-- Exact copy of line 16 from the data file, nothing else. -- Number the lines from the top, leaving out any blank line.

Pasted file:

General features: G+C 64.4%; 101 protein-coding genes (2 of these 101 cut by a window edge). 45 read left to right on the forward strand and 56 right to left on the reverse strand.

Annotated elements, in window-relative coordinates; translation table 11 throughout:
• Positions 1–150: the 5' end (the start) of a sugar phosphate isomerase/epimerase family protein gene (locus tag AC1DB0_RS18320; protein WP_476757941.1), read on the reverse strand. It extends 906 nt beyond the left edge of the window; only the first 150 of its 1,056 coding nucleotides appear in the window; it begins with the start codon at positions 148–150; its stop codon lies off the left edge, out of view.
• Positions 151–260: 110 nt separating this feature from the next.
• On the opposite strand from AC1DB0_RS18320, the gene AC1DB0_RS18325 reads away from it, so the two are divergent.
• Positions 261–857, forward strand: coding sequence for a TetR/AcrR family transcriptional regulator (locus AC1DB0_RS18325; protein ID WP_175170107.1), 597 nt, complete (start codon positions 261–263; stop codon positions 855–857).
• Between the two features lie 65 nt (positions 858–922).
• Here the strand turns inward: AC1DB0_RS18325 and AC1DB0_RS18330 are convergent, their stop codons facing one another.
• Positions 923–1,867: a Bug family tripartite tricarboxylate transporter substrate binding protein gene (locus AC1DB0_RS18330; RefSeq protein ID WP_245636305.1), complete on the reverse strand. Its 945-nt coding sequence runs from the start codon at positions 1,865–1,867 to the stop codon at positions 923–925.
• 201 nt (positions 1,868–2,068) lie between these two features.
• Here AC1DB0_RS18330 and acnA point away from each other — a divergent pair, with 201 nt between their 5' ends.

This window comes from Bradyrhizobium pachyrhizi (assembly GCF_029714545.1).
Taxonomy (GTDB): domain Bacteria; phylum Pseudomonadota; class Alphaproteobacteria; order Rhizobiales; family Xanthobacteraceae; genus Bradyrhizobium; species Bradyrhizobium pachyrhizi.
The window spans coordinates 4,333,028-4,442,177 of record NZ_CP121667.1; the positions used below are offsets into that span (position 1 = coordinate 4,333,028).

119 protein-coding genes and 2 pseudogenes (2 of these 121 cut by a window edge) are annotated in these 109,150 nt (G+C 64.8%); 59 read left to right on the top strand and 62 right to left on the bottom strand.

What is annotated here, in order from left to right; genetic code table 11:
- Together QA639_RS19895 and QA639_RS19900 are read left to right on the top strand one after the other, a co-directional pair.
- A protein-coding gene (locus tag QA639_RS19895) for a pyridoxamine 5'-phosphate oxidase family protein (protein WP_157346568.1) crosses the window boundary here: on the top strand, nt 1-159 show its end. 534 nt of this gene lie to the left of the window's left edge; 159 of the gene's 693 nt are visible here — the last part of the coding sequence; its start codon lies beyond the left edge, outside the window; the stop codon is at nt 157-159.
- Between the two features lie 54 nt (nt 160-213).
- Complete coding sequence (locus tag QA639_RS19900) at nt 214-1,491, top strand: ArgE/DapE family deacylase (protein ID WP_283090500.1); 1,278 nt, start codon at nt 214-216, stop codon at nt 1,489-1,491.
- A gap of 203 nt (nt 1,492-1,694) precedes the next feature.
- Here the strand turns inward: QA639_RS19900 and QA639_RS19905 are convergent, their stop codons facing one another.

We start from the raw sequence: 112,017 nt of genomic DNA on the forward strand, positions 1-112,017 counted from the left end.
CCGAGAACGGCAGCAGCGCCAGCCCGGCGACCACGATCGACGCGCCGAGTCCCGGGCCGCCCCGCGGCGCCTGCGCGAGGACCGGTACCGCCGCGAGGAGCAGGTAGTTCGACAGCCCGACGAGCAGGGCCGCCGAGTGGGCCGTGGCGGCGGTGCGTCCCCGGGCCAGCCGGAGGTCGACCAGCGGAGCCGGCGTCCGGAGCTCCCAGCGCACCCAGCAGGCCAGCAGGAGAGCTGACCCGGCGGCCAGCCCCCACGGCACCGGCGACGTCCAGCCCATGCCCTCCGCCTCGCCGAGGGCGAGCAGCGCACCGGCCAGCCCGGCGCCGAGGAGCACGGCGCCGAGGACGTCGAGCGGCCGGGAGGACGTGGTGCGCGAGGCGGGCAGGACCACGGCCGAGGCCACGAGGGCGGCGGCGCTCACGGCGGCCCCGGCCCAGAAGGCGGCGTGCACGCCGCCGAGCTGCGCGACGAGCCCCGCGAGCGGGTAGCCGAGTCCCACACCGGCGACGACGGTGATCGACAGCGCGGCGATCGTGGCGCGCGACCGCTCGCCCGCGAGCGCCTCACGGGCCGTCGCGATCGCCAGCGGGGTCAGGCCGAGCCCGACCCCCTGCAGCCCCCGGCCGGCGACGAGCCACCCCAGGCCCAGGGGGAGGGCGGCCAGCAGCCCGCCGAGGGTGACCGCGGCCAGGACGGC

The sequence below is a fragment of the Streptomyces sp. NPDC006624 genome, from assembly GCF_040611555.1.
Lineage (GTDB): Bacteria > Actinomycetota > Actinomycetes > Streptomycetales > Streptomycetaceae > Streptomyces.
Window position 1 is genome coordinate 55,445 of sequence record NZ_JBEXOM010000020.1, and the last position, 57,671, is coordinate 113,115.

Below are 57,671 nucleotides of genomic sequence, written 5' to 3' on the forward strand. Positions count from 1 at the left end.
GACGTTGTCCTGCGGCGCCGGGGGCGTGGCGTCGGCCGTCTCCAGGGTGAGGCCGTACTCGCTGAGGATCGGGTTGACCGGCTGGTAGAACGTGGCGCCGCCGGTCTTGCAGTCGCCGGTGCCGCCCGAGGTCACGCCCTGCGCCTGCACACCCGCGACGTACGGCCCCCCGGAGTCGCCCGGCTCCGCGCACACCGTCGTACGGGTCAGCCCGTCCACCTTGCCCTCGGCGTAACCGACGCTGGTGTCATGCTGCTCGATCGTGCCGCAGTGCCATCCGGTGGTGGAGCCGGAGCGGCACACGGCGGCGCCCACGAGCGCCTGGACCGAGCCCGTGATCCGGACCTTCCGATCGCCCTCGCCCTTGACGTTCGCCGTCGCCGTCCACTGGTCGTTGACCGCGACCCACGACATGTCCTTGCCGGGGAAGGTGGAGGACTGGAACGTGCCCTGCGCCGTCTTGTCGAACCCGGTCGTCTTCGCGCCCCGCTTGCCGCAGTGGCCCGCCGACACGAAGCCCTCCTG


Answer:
What is annotated here, in order from left to right; genetic code table 11: